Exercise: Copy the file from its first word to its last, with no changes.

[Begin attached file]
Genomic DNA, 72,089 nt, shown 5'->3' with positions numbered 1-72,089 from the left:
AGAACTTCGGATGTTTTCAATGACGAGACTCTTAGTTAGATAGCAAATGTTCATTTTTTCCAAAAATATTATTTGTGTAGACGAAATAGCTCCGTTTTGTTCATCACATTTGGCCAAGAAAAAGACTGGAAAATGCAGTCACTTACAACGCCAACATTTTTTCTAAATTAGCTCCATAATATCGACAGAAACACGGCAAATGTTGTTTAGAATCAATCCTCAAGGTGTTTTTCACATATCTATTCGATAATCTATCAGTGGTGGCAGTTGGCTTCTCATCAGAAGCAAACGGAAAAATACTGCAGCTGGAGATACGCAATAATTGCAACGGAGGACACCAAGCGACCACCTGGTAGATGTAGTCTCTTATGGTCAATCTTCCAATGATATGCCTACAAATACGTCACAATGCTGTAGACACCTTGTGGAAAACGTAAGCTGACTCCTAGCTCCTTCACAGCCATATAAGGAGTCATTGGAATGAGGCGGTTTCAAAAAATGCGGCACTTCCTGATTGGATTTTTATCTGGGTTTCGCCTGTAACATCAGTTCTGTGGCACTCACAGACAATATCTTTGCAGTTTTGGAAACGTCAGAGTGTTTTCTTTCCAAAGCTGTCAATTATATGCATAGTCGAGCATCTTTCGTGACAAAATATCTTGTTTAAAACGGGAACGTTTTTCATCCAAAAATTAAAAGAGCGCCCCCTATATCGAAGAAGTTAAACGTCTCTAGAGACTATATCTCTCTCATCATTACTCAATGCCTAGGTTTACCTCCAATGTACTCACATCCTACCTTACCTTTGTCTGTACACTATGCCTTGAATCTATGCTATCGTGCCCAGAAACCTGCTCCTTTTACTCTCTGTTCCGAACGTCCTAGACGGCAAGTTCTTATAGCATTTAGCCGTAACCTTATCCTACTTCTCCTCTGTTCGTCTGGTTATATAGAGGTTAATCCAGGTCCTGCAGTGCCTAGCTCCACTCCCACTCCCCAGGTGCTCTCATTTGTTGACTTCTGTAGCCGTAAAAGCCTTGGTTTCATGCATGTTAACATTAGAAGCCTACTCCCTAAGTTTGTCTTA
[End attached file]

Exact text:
Genomic DNA, 72,089 nt, shown 5'->3' with positions numbered 1-72,089 from the left:
AGAACTTCGGATGTTTTCAATGACGAGACTCTTAGTTAGATAGCAAATGTTCATTTTTTCCAAAAATATTATTTGTGTAGACGAAATAGCTCCGTTTTGTTCATCACATTTGGCCAAGAAAAAGACTGGAAAATGCAGTCACTTACAACGCCAACATTTTTTCTAAATTAGCTCCATAATATCGACAGAAACACGGCAAATGTTGTTTAGAATCAATCCTCAAGGTGTTTTTCACATATCTATTCGATAATCTATCAGTGGTGGCAGTTGGCTTCTCATCAGAAGCAAACGGAAAAATACTGCAGCTGGAGATACGCAATAATTGCAACGGAGGACACCAAGCGACCACCTGGTAGATGTAGTCTCTTATGGTCAATCTTCCAATGATATGCCTACAAATACGTCACAATGCTGTAGACACCTTGTGGAAAACGTAAGCTGACTCCTAGCTCCTTCACAGCCATATAAGGAGTCATTGGAATGAGGCGGTTTCAAAAAATGCGGCACTTCCTGATTGGATTTTTATCTGGGTTTCGCCTGTAACATCAGTTCTGTGGCACTCACAGACAATATCTTTGCAGTTTTGGAAACGTCAGAGTGTTTTCTTTCCAAAGCTGTCAATTATATGCATAGTCGAGCATCTTTCGTGACAAAATATCTTGTTTAAAACGGGAACGTTTTTCATCCAAAAATTAAAAGAGCGCCCCCTATATCGAAGAAGTTAAACGTCTCTAGAGACTATATCTCTCTCATCATTACTCAATGCCTAGGTTTACCTCCAATGTACTCACATCCTACCTTACCTTTGTCTGTACACTATGCCTTGAATCTATGCTATCGTGCCCAGAAACCTGCTCCTTTTACTCTCTGTTCCGAACGTCCTAGACGGCAAGTTCTTATAGCATTTAGCCGTAACCTTATCCTACTTCTCCTCTGTTCGTCTGGTTATATAGAGGTTAATCCAGGTCCTGCAGTGCCTAGCTCCACTCCCACTCCCCAGGTGCTCTCATTTGTTGACTTCTGTAGCCGTAAAAGCCTTGGTTTCATGCATGTTAACATTAGAAGCCTACTCCCTAAGTTTGTCTTA